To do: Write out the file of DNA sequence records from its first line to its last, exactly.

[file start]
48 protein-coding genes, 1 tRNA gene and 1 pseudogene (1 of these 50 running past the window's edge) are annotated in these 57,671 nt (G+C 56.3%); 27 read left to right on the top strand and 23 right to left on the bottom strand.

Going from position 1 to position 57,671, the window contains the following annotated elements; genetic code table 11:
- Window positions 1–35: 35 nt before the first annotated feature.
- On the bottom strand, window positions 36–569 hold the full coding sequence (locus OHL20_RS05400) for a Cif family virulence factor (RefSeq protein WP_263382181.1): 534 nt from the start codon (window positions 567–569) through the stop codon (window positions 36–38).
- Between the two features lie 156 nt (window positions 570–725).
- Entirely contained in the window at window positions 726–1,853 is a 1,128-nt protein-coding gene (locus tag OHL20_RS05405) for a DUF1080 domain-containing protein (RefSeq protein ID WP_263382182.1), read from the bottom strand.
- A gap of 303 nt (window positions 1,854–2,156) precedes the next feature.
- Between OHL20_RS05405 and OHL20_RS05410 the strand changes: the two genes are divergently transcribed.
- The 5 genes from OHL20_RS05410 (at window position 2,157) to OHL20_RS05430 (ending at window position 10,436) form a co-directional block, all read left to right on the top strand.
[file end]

48 protein-coding genes, 1 tRNA gene and 1 pseudogene (1 of these 50 running past the window's edge) are annotated in these 57,671 nt (G+C 56.3%); 27 read left to right on the top strand and 23 right to left on the bottom strand.

Going from position 1 to position 57,671, the window contains the following annotated elements; genetic code table 11:
- Window positions 1–35: 35 nt before the first annotated feature.
- On the bottom strand, window positions 36–569 hold the full coding sequence (locus OHL20_RS05400) for a Cif family virulence factor (RefSeq protein WP_263382181.1): 534 nt from the start codon (window positions 567–569) through the stop codon (window positions 36–38).
- Between the two features lie 156 nt (window positions 570–725).
- Entirely contained in the window at window positions 726–1,853 is a 1,128-nt protein-coding gene (locus tag OHL20_RS05405) for a DUF1080 domain-containing protein (RefSeq protein ID WP_263382182.1), read from the bottom strand.
- A gap of 303 nt (window positions 1,854–2,156) precedes the next feature.
- Between OHL20_RS05405 and OHL20_RS05410 the strand changes: the two genes are divergently transcribed.
- The 5 genes from OHL20_RS05410 (at window position 2,157) to OHL20_RS05430 (ending at window position 10,436) form a co-directional block, all read left to right on the top strand.